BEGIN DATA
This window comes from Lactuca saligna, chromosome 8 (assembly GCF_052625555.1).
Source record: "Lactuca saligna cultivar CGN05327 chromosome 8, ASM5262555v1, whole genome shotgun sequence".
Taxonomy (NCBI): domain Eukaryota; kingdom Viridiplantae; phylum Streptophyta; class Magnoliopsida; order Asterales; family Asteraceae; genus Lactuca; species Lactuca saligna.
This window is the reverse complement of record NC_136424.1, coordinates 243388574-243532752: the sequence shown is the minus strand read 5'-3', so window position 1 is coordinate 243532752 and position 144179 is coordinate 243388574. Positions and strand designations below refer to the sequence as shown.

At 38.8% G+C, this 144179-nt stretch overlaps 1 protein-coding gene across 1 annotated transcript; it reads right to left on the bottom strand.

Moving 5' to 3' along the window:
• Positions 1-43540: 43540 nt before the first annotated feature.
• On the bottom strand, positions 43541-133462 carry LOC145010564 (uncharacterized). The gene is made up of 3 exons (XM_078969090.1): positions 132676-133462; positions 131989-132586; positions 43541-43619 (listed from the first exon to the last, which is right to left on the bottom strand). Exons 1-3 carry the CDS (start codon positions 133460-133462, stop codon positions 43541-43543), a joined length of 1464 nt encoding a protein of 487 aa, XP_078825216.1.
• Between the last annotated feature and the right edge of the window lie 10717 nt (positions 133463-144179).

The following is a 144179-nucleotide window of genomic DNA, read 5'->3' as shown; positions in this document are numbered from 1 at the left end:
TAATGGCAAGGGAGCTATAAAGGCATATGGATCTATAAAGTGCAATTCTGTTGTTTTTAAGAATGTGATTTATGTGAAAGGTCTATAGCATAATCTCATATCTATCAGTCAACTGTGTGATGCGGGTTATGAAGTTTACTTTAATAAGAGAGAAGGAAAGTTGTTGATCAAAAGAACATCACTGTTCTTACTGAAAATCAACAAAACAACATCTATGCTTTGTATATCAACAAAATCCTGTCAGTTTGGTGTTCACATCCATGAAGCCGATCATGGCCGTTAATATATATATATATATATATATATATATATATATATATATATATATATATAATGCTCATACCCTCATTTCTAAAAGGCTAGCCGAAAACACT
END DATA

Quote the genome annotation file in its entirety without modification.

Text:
This window comes from Lactuca saligna, chromosome 8 (assembly GCF_052625555.1).
Source record: "Lactuca saligna cultivar CGN05327 chromosome 8, ASM5262555v1, whole genome shotgun sequence".
Taxonomy (NCBI): domain Eukaryota; kingdom Viridiplantae; phylum Streptophyta; class Magnoliopsida; order Asterales; family Asteraceae; genus Lactuca; species Lactuca saligna.
This window is the reverse complement of record NC_136424.1, coordinates 243388574-243532752: the sequence shown is the minus strand read 5'-3', so window position 1 is coordinate 243532752 and position 144179 is coordinate 243388574. Positions and strand designations below refer to the sequence as shown.

At 38.8% G+C, this 144179-nt stretch overlaps 1 protein-coding gene across 1 annotated transcript; it reads right to left on the bottom strand.

Moving 5' to 3' along the window:
• Positions 1-43540: 43540 nt before the first annotated feature.
• On the bottom strand, positions 43541-133462 carry LOC145010564 (uncharacterized). The gene is made up of 3 exons (XM_078969090.1): positions 132676-133462; positions 131989-132586; positions 43541-43619 (listed from the first exon to the last, which is right to left on the bottom strand). Exons 1-3 carry the CDS (start codon positions 133460-133462, stop codon positions 43541-43543), a joined length of 1464 nt encoding a protein of 487 aa, XP_078825216.1.
• Between the last annotated feature and the right edge of the window lie 10717 nt (positions 133463-144179).

The following is a 144179-nucleotide window of genomic DNA, read 5'->3' as shown; positions in this document are numbered from 1 at the left end:
TAATGGCAAGGGAGCTATAAAGGCATATGGATCTATAAAGTGCAATTCTGTTGTTTTTAAGAATGTGATTTATGTGAAAGGTCTATAGCATAATCTCATATCTATCAGTCAACTGTGTGATGCGGGTTATGAAGTTTACTTTAATAAGAGAGAAGGAAAGTTGTTGATCAAAAGAACATCACTGTTCTTACTGAAAATCAACAAAACAACATCTATGCTTTGTATATCAACAAAATCCTGTCAGTTTGGTGTTCACATCCATGAAGCCGATCATGGCCGTTAATATATATATATATATATATATATATATATATATATATATATATATATATAATGCTCATACCCTCATTTCTAAAAGGCTAGCCGAAAACACT